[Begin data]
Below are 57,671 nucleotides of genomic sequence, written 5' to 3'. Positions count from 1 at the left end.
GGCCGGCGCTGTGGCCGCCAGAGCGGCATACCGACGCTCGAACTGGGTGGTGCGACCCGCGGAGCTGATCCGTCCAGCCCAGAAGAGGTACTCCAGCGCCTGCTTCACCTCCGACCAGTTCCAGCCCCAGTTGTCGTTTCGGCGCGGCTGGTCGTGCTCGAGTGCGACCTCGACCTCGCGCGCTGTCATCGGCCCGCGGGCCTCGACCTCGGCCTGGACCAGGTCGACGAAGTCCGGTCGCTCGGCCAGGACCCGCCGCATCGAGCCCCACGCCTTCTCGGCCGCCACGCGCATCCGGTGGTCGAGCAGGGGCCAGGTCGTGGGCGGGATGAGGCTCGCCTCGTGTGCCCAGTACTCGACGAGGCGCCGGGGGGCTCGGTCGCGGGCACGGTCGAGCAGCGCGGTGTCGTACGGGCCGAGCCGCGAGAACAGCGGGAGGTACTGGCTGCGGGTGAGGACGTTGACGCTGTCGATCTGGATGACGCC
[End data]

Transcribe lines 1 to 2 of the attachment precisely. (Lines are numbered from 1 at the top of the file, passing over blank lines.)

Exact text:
Below are 57,671 nucleotides of genomic sequence, written 5' to 3'. Positions count from 1 at the left end.
GGCCGGCGCTGTGGCCGCCAGAGCGGCATACCGACGCTCGAACTGGGTGGTGCGACCCGCGGAGCTGATCCGTCCAGCCCAGAAGAGGTACTCCAGCGCCTGCTTCACCTCCGACCAGTTCCAGCCCCAGTTGTCGTTTCGGCGCGGCTGGTCGTGCTCGAGTGCGACCTCGACCTCGCGCGCTGTCATCGGCCCGCGGGCCTCGACCTCGGCCTGGACCAGGTCGACGAAGTCCGGTCGCTCGGCCAGGACCCGCCGCATCGAGCCCCACGCCTTCTCGGCCGCCACGCGCATCCGGTGGTCGAGCAGGGGCCAGGTCGTGGGCGGGATGAGGCTCGCCTCGTGTGCCCAGTACTCGACGAGGCGCCGGGGGGCTCGGTCGCGGGCACGGTCGAGCAGCGCGGTGTCGTACGGGCCGAGCCGCGAGAACAGCGGGAGGTACTGGCTGCGGGTGAGGACGTTGACGCTGTCGATCTGGATGACGCC